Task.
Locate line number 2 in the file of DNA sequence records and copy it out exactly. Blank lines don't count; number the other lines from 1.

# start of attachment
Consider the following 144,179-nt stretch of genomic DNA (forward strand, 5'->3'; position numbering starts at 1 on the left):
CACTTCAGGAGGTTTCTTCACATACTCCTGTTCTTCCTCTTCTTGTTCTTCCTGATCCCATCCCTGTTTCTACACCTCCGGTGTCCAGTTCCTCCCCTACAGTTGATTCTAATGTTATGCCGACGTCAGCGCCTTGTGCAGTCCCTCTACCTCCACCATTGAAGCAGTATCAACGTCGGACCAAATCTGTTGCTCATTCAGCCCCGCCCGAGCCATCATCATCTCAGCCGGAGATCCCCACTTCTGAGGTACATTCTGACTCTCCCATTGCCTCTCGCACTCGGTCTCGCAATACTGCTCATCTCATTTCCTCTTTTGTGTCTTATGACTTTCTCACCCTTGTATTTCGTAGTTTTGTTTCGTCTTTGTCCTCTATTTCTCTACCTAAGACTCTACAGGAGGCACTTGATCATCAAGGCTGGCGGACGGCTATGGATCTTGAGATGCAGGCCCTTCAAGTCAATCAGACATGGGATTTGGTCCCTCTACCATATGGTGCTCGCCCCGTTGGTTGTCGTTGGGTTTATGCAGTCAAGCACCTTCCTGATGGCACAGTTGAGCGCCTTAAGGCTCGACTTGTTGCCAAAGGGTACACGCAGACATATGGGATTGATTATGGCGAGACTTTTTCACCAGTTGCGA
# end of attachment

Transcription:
CACTTCAGGAGGTTTCTTCACATACTCCTGTTCTTCCTCTTCTTGTTCTTCCTGATCCCATCCCTGTTTCTACACCTCCGGTGTCCAGTTCCTCCCCTACAGTTGATTCTAATGTTATGCCGACGTCAGCGCCTTGTGCAGTCCCTCTACCTCCACCATTGAAGCAGTATCAACGTCGGACCAAATCTGTTGCTCATTCAGCCCCGCCCGAGCCATCATCATCTCAGCCGGAGATCCCCACTTCTGAGGTACATTCTGACTCTCCCATTGCCTCTCGCACTCGGTCTCGCAATACTGCTCATCTCATTTCCTCTTTTGTGTCTTATGACTTTCTCACCCTTGTATTTCGTAGTTTTGTTTCGTCTTTGTCCTCTATTTCTCTACCTAAGACTCTACAGGAGGCACTTGATCATCAAGGCTGGCGGACGGCTATGGATCTTGAGATGCAGGCCCTTCAAGTCAATCAGACATGGGATTTGGTCCCTCTACCATATGGTGCTCGCCCCGTTGGTTGTCGTTGGGTTTATGCAGTCAAGCACCTTCCTGATGGCACAGTTGAGCGCCTTAAGGCTCGACTTGTTGCCAAAGGGTACACGCAGACATATGGGATTGATTATGGCGAGACTTTTTCACCAGTTGCGA